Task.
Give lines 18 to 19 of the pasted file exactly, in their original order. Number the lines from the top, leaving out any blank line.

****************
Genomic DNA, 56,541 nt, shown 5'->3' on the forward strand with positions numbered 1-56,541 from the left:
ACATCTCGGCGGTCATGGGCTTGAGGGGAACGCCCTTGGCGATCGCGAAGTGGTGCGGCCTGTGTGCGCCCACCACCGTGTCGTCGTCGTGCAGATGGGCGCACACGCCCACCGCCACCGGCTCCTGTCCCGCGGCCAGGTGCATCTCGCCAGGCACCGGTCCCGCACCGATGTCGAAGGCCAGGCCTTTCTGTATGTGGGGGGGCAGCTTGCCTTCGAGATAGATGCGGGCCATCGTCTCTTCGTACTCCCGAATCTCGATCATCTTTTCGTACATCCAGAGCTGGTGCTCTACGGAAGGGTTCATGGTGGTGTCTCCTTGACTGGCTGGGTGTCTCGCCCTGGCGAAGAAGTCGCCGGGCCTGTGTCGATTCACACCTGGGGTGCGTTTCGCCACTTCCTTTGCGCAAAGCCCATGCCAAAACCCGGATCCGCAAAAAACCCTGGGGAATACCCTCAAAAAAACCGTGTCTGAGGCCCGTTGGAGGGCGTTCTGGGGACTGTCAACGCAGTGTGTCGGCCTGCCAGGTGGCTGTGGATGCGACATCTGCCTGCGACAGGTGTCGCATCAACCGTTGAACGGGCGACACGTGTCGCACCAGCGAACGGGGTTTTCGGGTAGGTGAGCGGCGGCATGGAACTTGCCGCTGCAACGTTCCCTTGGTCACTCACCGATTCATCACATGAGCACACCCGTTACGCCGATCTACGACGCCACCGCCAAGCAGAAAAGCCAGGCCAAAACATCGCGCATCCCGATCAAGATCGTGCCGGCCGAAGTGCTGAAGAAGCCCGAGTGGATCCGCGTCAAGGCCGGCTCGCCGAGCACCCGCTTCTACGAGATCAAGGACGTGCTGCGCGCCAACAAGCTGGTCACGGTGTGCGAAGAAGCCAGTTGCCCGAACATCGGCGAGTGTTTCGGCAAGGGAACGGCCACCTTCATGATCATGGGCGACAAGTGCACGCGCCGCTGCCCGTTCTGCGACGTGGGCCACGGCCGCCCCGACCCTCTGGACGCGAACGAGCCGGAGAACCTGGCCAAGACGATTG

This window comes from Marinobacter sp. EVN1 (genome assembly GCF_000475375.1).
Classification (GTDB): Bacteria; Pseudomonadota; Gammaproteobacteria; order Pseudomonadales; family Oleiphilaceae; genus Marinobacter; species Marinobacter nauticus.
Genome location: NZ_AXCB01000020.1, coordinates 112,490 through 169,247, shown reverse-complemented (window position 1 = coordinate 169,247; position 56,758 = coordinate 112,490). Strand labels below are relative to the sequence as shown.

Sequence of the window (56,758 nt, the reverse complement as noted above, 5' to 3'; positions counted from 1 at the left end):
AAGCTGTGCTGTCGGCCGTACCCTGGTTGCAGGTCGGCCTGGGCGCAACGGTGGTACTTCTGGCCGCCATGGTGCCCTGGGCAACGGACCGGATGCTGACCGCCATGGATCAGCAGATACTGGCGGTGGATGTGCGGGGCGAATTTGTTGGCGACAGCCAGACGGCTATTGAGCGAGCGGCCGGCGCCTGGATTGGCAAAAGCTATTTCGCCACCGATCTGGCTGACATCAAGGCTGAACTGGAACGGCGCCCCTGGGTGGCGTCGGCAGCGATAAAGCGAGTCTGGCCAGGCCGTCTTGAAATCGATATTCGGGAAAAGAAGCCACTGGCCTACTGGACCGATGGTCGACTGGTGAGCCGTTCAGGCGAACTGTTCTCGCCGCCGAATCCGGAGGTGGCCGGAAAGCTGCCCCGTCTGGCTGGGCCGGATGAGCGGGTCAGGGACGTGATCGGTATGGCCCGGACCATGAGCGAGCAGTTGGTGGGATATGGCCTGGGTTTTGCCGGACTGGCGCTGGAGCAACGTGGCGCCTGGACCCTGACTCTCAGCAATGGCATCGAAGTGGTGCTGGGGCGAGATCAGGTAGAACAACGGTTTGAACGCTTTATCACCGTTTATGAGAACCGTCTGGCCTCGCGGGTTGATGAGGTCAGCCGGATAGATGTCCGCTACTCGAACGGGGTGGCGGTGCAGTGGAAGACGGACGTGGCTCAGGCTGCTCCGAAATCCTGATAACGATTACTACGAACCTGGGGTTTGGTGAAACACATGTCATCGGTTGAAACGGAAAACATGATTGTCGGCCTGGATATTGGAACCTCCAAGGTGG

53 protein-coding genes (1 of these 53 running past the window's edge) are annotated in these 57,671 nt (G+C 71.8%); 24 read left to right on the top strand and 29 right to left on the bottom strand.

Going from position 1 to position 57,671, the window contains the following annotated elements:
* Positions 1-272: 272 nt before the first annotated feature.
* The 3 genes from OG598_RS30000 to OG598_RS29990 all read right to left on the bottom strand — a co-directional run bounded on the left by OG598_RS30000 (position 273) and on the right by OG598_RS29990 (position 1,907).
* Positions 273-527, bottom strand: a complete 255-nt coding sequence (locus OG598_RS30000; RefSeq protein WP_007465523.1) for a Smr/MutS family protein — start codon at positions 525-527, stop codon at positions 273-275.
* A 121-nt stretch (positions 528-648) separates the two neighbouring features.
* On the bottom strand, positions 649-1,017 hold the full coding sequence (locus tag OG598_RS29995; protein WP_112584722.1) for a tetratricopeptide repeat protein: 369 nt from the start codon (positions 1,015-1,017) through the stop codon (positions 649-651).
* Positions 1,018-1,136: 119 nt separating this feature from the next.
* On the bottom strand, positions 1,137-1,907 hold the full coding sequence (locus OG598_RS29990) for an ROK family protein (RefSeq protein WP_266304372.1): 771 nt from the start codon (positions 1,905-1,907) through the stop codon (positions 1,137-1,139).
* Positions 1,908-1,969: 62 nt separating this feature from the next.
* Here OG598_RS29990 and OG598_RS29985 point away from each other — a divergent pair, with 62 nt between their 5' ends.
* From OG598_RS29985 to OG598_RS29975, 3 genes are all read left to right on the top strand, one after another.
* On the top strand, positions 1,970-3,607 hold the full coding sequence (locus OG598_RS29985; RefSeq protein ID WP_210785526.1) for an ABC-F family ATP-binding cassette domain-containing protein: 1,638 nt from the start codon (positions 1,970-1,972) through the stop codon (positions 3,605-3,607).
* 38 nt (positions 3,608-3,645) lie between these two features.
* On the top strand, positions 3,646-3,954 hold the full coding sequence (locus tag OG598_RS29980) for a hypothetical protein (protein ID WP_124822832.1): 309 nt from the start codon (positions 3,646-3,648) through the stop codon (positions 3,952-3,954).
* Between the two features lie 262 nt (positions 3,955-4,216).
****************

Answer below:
* Here OG598_RS29990 and OG598_RS29985 point away from each other — a divergent pair, with 62 nt between their 5' ends.
* From OG598_RS29985 to OG598_RS29975, 3 genes are all read left to right on the top strand, one after another.